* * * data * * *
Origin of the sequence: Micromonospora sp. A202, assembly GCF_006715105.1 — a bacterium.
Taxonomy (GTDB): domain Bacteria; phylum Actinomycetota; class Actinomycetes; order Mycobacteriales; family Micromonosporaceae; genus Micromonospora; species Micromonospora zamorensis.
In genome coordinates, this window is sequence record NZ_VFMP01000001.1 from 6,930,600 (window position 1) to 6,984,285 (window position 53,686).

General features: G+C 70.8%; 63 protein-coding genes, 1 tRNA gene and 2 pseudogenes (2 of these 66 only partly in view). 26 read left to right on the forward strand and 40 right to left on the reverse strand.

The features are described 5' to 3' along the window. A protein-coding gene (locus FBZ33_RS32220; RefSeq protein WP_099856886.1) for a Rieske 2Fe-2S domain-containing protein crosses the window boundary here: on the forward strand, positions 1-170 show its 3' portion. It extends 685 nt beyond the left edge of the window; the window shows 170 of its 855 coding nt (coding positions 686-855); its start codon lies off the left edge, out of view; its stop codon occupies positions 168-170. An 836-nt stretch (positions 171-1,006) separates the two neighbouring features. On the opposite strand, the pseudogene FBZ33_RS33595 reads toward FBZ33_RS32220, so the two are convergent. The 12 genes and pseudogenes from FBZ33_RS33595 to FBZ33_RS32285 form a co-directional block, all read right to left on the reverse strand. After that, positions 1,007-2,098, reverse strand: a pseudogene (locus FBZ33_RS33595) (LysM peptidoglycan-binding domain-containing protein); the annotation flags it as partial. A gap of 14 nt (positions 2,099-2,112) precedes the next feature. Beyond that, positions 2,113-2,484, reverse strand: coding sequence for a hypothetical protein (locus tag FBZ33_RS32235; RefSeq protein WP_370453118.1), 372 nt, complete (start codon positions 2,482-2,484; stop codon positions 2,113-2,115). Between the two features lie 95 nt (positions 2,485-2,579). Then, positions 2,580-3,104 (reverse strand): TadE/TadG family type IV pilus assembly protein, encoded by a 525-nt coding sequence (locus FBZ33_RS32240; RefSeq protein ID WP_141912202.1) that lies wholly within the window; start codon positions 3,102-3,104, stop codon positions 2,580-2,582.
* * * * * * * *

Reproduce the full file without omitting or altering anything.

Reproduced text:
Origin of the sequence: Micromonospora sp. A202, assembly GCF_006715105.1 — a bacterium.
Taxonomy (GTDB): domain Bacteria; phylum Actinomycetota; class Actinomycetes; order Mycobacteriales; family Micromonosporaceae; genus Micromonospora; species Micromonospora zamorensis.
In genome coordinates, this window is sequence record NZ_VFMP01000001.1 from 6,930,600 (window position 1) to 6,984,285 (window position 53,686).

General features: G+C 70.8%; 63 protein-coding genes, 1 tRNA gene and 2 pseudogenes (2 of these 66 only partly in view). 26 read left to right on the forward strand and 40 right to left on the reverse strand.

The features are described 5' to 3' along the window. A protein-coding gene (locus FBZ33_RS32220; RefSeq protein WP_099856886.1) for a Rieske 2Fe-2S domain-containing protein crosses the window boundary here: on the forward strand, positions 1-170 show its 3' portion. It extends 685 nt beyond the left edge of the window; the window shows 170 of its 855 coding nt (coding positions 686-855); its start codon lies off the left edge, out of view; its stop codon occupies positions 168-170. An 836-nt stretch (positions 171-1,006) separates the two neighbouring features. On the opposite strand, the pseudogene FBZ33_RS33595 reads toward FBZ33_RS32220, so the two are convergent. The 12 genes and pseudogenes from FBZ33_RS33595 to FBZ33_RS32285 form a co-directional block, all read right to left on the reverse strand. After that, positions 1,007-2,098, reverse strand: a pseudogene (locus FBZ33_RS33595) (LysM peptidoglycan-binding domain-containing protein); the annotation flags it as partial. A gap of 14 nt (positions 2,099-2,112) precedes the next feature. Beyond that, positions 2,113-2,484, reverse strand: coding sequence for a hypothetical protein (locus tag FBZ33_RS32235; RefSeq protein WP_370453118.1), 372 nt, complete (start codon positions 2,482-2,484; stop codon positions 2,113-2,115). Between the two features lie 95 nt (positions 2,485-2,579). Then, positions 2,580-3,104 (reverse strand): TadE/TadG family type IV pilus assembly protein, encoded by a 525-nt coding sequence (locus FBZ33_RS32240; RefSeq protein ID WP_141912202.1) that lies wholly within the window; start codon positions 3,102-3,104, stop codon positions 2,580-2,582.